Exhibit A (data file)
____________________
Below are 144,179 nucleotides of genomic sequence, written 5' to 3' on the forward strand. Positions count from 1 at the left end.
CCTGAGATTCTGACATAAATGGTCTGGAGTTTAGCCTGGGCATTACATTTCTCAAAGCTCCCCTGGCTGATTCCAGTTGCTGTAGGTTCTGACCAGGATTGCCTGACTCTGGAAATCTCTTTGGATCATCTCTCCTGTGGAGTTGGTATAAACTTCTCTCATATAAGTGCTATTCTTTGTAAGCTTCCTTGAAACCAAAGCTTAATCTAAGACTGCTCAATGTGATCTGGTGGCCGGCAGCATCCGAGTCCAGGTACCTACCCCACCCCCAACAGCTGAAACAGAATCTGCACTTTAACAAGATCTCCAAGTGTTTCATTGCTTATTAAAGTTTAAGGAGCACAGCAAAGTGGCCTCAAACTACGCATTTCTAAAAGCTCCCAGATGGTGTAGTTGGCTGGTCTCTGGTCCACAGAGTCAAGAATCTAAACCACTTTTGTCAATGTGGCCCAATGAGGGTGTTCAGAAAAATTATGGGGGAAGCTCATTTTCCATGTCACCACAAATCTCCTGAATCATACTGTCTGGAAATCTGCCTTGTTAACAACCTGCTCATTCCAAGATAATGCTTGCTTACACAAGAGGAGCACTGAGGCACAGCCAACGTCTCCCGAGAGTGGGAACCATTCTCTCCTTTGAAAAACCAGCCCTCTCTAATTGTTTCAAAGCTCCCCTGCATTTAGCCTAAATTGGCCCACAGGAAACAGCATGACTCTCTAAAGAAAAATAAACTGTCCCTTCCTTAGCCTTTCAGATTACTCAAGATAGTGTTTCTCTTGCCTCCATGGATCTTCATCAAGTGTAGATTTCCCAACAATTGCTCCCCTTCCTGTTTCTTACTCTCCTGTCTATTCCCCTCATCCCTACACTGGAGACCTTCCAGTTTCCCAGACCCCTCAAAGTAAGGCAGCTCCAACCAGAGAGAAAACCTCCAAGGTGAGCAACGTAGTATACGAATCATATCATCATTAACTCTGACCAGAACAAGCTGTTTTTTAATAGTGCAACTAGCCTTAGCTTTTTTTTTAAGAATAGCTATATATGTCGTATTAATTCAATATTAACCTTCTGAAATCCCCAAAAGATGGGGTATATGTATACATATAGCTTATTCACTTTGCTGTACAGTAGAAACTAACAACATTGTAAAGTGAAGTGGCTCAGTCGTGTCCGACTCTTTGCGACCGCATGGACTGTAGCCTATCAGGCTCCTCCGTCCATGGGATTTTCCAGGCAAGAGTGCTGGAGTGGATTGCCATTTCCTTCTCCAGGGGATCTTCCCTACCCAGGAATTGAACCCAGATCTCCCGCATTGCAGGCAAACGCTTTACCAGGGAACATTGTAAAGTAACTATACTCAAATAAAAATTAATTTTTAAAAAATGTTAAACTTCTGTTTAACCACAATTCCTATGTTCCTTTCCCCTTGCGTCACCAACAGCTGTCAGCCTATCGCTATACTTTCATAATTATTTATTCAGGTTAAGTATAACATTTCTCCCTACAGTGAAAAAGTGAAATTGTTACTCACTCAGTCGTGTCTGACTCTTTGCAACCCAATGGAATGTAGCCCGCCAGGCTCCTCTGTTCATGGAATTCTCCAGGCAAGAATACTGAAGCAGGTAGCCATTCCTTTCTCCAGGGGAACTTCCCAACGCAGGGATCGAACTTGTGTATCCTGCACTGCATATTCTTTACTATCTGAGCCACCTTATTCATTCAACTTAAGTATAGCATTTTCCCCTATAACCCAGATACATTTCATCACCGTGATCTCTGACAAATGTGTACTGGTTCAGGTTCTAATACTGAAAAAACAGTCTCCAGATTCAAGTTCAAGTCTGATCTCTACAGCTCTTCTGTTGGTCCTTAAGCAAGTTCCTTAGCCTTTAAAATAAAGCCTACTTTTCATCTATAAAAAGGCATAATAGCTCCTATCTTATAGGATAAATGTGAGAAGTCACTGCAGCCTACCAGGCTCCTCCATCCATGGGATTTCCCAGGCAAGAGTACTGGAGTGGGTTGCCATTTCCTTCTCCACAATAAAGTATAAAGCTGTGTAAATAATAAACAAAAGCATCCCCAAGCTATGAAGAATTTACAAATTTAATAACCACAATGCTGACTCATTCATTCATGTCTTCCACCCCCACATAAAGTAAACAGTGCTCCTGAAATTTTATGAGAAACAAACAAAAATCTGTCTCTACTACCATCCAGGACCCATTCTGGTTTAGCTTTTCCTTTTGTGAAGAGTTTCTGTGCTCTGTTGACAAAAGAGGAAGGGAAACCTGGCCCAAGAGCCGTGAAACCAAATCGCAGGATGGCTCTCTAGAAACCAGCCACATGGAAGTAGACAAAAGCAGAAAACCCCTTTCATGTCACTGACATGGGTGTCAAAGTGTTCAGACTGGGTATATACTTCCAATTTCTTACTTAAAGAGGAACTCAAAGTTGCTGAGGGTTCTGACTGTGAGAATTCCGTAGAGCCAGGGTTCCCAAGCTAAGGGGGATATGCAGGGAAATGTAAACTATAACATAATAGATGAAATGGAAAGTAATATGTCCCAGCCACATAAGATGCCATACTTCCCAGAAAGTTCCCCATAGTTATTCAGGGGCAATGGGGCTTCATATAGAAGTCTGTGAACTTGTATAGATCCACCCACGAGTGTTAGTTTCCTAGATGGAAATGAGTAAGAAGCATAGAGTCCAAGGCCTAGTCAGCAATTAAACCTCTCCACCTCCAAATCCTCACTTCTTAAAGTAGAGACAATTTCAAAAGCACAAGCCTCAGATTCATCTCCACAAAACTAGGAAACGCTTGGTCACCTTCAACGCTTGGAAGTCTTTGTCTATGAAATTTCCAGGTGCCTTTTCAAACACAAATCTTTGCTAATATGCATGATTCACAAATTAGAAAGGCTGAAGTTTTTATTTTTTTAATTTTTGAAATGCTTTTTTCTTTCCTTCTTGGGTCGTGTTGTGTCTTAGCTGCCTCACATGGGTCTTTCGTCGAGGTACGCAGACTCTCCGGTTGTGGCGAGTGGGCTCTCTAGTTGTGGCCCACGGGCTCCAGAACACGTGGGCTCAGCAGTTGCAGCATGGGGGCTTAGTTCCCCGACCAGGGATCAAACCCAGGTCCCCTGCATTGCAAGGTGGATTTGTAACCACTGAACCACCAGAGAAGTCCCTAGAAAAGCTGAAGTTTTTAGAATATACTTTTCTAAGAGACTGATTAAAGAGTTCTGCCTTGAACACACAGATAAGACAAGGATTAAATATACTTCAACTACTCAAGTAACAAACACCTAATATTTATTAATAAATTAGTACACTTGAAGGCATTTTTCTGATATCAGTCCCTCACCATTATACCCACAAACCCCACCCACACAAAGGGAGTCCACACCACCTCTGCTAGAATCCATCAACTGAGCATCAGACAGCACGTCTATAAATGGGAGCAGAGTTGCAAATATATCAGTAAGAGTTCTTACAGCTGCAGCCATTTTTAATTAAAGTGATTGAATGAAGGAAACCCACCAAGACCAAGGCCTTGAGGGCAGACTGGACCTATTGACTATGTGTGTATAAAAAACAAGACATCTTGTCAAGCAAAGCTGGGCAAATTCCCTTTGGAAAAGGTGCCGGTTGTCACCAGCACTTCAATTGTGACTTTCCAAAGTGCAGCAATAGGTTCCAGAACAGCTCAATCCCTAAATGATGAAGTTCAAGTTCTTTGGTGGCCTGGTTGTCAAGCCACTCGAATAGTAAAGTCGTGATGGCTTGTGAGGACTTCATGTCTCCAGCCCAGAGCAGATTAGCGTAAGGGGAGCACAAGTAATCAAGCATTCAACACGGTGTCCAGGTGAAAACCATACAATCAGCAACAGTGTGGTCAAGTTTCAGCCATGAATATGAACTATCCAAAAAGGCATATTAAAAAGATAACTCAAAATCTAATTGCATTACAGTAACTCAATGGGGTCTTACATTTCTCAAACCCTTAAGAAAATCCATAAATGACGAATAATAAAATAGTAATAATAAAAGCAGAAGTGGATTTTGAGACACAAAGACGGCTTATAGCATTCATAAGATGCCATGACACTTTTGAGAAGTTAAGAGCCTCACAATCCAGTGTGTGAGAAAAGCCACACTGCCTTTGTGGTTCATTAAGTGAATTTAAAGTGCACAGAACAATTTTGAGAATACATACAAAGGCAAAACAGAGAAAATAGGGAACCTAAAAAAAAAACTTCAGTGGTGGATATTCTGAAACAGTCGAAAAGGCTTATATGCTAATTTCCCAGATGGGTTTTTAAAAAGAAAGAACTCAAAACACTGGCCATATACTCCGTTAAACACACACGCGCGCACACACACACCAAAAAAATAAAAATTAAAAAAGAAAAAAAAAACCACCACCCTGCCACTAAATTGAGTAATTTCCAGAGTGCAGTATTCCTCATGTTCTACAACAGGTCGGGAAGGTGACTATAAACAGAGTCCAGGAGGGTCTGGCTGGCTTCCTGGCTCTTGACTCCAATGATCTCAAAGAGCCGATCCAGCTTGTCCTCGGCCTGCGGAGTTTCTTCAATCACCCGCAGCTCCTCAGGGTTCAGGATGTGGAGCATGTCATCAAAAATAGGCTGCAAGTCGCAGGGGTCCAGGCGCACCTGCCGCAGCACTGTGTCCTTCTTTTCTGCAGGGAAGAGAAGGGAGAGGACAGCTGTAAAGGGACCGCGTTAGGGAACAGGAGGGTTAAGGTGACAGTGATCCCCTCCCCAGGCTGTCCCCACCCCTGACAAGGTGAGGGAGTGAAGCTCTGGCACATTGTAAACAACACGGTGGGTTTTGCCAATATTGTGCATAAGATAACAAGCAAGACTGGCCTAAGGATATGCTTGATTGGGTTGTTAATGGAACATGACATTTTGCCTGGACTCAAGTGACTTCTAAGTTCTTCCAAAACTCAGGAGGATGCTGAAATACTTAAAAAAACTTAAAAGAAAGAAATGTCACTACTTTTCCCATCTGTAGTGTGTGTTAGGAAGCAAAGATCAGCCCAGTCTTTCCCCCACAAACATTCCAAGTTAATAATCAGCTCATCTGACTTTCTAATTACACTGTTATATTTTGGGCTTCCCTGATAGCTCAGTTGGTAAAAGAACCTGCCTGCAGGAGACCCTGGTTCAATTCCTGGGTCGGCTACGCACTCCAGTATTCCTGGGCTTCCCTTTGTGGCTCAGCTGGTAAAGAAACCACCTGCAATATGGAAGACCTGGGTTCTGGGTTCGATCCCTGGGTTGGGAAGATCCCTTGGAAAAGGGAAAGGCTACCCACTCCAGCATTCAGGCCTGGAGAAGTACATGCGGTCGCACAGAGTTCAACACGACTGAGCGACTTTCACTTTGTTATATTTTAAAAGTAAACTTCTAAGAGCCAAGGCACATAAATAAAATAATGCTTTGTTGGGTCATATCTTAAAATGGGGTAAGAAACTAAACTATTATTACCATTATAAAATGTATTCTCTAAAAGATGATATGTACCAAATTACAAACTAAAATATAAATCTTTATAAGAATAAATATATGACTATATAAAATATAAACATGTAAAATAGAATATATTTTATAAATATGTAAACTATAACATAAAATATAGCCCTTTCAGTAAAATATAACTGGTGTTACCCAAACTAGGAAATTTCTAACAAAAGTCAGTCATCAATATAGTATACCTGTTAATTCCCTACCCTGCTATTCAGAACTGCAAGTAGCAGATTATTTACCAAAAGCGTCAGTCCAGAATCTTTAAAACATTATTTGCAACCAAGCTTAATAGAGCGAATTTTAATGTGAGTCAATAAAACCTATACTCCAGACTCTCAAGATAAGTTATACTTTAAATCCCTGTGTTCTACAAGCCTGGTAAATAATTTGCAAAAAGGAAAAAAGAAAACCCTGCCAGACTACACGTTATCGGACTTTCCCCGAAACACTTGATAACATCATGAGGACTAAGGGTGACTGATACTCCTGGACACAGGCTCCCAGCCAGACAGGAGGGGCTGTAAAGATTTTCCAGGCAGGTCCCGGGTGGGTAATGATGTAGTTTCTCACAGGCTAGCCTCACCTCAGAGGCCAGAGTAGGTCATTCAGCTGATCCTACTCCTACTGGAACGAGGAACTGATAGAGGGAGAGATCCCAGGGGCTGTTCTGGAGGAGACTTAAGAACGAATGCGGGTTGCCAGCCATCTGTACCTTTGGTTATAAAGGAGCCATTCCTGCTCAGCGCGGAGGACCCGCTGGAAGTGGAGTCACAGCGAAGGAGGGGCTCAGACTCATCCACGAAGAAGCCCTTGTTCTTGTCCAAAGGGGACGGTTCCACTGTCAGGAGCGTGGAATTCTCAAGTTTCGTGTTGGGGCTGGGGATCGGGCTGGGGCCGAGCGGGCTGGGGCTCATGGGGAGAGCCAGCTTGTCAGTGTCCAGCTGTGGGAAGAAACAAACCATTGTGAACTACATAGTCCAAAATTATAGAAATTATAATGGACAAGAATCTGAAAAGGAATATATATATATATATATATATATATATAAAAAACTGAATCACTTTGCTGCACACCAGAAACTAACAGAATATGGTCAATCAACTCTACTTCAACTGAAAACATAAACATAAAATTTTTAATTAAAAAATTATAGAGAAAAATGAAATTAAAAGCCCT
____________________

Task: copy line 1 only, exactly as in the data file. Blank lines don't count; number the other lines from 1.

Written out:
Below are 144,179 nucleotides of genomic sequence, written 5' to 3' on the forward strand. Positions count from 1 at the left end.